UpFront

NASA-Funded Project Investigates Deep-Sea Life

The Monterey Bay Aquarium Research Institute (MBARI) in Moss Landing, CA, is using funding from organizations including NASA’s Jet Propulsion Laboratory (JPL) to develop the Environmental Sample Processor (ESP), an electromechanical/ fluidic instrument that collects discrete water samples from the ocean subsurface. It concentrates microorganisms (particulates), and automates application of molecular probes to identify microorganisms and their gene products. The ESP also archives samples so that further analyses may be done after the instrument is recovered. NASA is considering how elements of the ESP might be useful in looking for life on other planets.

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NASA Technology Sees the Light

Developed in the 1980s, the SunTiger sunlight-filtering lens sprung from research by NASA Jet Propulsion Laboratory (JPL) scientists James B. Stephens and Dr. Charles G. Miller. The two were studying the harmful properties of light in space, as well as the artificial radiation produced during laser and welding work, to create an enhanced means of eye protection for industrial welding. The two found previously discovered research showing evidence that the eyes of hawks, eagles, and other birds of prey contain unique oil droplets that actually protect them from intensely radiated light rays while allowing vision-enhancing light rays to pass through. These oil droplets absorb short-wavelength light rays, which, in turn, reduce glare and provide heightened color contrast and definition. They devised a way to incorporate these benefits into a filtering system, using lightfiltering dyes and tiny particles of zinc oxide.

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2006 Product of the Year Winners

The 12th annual NASA Tech Briefs Readers’ Choice Product of the Year Awards were presented April 23rd at a special reception and dinner in New York City. See the June issue for photos and highlights of the awards presentation. Here are the top three winners, chosen by you, the readers of NTB:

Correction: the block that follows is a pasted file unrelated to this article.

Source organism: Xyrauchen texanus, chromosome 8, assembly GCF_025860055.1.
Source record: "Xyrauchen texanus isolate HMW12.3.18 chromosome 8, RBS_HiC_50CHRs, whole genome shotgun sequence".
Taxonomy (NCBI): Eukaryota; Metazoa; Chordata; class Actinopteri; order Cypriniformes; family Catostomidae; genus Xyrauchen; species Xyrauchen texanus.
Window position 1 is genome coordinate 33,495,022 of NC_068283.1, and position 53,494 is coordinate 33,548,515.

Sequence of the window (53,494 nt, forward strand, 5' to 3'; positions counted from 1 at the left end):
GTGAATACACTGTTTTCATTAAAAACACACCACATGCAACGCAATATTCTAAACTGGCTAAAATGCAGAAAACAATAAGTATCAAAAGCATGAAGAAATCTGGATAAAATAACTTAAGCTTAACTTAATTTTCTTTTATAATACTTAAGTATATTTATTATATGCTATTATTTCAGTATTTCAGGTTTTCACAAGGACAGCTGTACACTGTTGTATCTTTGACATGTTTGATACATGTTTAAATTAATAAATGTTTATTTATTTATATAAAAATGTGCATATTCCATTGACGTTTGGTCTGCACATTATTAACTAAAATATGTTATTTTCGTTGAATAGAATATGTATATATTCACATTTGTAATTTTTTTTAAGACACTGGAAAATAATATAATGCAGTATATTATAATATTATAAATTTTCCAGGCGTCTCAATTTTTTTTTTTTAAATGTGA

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NASA Spinoff Keeps Drivers “Ice Free”

In the late 1990s, NASA Ames Research Center in California invented an anti-icing fluid that kept ice from building up on airplane wings. The fluid, when applied to a dry surface, prevented the ice from even forming a surface bond; if applied before ice formed, it served as a deicer. The formula contains propylene glycol, which has a very low freezing point, and a thickener that helps it adhere to the surface. Ice gathers on top of the surface, and can be wiped off with little effort.

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NASA Technology Provides Secure Networks for First Responders

In 2003, engineers at NASA’s Glenn Research Center in Cleveland, OH, sent a miniature Cisco router into low Earth orbit on a satellite, proving that Internet Protocols can be used to communicate with satellites. “We wanted to put the Internet in space because it will make it far easier to design, build, test, and later operate new satellite systems,” said Phil Paulsen, project manager in Glenn’s Space Communications Office.

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NASA Spinoff Brings Nanotechnology to Market

NASA’s Goddard Space Flight Center in Greenbelt, MD, licensed its patented technique for manufacturing high-quality, single-walled carbon nanotubes (CNTs) to Idaho Space Materials (ISM) in Boise. Carbon nanotubes based on this process are being used by researchers and companies working on the next generation of composite polymers, metals, and ceramics that will impact almost every facet of life.

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NASA Uses Common CPUs for Radiation-Resistant Computers

EAFTC computers in a space-ready flight chassis. (NASA/Honeywell)Most space missions use radiation-hardened (rad-hard) computer chips to avoid glitches caused by space radiation. These chips contain extra transistors that take more energy to switch on and off, but they are also expensive, slow, and power-hungry. Using the same inexpensive Pentium and PowerPC chips found in consumer PCs would make spacecraft computers faster, but they wouldn’t be rad-hard.

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